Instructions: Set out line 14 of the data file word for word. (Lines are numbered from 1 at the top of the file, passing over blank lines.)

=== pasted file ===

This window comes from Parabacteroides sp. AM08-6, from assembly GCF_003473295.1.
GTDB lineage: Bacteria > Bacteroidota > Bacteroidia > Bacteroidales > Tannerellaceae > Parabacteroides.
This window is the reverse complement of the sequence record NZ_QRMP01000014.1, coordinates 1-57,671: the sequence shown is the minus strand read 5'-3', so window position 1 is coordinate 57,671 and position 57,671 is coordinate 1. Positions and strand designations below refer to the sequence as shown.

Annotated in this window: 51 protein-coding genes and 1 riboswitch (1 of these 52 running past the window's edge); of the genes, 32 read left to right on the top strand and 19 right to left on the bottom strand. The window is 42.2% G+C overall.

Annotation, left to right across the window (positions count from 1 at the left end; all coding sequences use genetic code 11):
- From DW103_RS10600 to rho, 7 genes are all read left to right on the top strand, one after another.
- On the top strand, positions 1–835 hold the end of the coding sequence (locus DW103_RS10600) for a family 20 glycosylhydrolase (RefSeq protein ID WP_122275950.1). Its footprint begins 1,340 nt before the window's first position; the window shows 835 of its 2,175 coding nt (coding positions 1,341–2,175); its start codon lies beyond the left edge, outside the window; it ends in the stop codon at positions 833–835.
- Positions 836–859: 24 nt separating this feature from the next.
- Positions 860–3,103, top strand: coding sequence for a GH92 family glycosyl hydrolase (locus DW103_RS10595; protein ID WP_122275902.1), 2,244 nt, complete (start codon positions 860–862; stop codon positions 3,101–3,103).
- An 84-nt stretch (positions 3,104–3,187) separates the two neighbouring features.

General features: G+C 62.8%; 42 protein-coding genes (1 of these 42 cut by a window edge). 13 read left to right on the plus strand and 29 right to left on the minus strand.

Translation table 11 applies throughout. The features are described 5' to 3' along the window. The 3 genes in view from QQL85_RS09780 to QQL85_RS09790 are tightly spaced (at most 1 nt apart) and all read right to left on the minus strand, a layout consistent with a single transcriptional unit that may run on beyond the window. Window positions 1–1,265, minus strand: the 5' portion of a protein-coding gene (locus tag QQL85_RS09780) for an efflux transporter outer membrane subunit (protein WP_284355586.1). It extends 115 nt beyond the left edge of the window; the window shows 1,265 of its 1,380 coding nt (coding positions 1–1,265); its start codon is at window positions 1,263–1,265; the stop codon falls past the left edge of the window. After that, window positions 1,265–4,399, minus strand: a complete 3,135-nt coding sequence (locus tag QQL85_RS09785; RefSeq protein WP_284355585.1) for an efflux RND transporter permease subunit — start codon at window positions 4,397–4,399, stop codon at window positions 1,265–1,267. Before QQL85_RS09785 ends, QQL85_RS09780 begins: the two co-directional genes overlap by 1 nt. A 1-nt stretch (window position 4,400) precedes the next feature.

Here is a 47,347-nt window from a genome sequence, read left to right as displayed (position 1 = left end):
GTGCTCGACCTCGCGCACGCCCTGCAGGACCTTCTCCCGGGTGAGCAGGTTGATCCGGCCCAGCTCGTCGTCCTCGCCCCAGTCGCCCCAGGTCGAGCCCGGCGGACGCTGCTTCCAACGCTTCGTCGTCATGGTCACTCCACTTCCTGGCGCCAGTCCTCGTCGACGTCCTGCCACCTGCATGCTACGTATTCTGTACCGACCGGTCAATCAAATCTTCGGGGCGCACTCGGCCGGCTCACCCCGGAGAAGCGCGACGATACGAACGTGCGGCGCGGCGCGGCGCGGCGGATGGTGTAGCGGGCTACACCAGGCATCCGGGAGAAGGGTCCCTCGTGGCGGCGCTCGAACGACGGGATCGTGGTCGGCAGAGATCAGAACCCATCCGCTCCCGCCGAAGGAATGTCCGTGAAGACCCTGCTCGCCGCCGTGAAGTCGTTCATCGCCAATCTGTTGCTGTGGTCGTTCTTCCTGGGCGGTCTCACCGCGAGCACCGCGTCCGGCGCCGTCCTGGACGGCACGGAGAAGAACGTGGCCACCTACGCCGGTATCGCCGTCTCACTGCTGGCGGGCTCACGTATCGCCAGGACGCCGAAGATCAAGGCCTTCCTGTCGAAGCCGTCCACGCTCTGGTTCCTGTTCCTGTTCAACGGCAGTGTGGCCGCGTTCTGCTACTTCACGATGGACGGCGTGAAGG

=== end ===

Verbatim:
GTGCTCGACCTCGCGCACGCCCTGCAGGACCTTCTCCCGGGTGAGCAGGTTGATCCGGCCCAGCTCGTCGTCCTCGCCCCAGTCGCCCCAGGTCGAGCCCGGCGGACGCTGCTTCCAACGCTTCGTCGTCATGGTCACTCCACTTCCTGGCGCCAGTCCTCGTCGACGTCCTGCCACCTGCATGCTACGTATTCTGTACCGACCGGTCAATCAAATCTTCGGGGCGCACTCGGCCGGCTCACCCCGGAGAAGCGCGACGATACGAACGTGCGGCGCGGCGCGGCGCGGCGGATGGTGTAGCGGGCTACACCAGGCATCCGGGAGAAGGGTCCCTCGTGGCGGCGCTCGAACGACGGGATCGTGGTCGGCAGAGATCAGAACCCATCCGCTCCCGCCGAAGGAATGTCCGTGAAGACCCTGCTCGCCGCCGTGAAGTCGTTCATCGCCAATCTGTTGCTGTGGTCGTTCTTCCTGGGCGGTCTCACCGCGAGCACCGCGTCCGGCGCCGTCCTGGACGGCACGGAGAAGAACGTGGCCACCTACGCCGGTATCGCCGTCTCACTGCTGGCGGGCTCACGTATCGCCAGGACGCCGAAGATCAAGGCCTTCCTGTCGAAGCCGTCCACGCTCTGGTTCCTGTTCCTGTTCAACGGCAGTGTGGCCGCGTTCTGCTACTTCACGATGGACGGCGTGAAGG